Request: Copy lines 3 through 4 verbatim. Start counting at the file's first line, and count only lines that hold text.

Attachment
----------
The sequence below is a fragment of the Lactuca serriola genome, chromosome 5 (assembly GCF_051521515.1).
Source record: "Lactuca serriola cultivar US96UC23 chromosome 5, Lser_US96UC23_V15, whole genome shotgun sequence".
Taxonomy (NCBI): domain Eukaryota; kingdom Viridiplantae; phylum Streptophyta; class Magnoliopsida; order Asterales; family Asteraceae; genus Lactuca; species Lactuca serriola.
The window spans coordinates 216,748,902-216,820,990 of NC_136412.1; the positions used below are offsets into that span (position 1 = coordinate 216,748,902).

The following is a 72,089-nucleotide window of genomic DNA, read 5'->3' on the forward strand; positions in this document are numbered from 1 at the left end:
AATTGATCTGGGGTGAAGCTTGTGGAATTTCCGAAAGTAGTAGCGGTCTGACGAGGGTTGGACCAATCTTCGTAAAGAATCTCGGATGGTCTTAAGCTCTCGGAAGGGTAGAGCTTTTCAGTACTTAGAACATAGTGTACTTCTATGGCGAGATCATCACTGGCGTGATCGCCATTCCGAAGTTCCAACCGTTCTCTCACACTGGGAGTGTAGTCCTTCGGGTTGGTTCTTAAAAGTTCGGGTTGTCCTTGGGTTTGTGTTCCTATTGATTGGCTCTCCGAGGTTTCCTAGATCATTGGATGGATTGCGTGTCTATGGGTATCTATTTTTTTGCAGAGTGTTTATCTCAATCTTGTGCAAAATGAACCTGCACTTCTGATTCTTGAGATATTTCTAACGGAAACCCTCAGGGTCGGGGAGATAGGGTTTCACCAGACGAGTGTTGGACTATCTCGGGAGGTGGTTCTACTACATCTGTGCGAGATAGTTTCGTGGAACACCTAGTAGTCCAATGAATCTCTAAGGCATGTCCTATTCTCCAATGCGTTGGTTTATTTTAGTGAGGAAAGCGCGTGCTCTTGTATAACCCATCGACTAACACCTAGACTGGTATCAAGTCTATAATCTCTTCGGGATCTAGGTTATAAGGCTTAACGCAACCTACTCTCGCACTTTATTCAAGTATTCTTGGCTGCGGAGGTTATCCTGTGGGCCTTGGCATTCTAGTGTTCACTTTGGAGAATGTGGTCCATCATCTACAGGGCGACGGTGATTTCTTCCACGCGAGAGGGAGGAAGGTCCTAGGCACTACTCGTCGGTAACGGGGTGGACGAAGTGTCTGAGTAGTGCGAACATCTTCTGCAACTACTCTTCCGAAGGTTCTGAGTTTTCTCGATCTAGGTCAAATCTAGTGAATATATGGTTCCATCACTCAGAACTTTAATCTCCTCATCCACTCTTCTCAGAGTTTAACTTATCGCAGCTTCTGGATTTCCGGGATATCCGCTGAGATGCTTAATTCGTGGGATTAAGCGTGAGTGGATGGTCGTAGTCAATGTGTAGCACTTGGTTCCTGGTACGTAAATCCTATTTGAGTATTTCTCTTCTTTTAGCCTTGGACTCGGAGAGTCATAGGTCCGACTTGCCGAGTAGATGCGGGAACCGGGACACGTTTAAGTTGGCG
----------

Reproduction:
Taxonomy (NCBI): domain Eukaryota; kingdom Viridiplantae; phylum Streptophyta; class Magnoliopsida; order Asterales; family Asteraceae; genus Lactuca; species Lactuca serriola.
The window spans coordinates 216,748,902-216,820,990 of NC_136412.1; the positions used below are offsets into that span (position 1 = coordinate 216,748,902).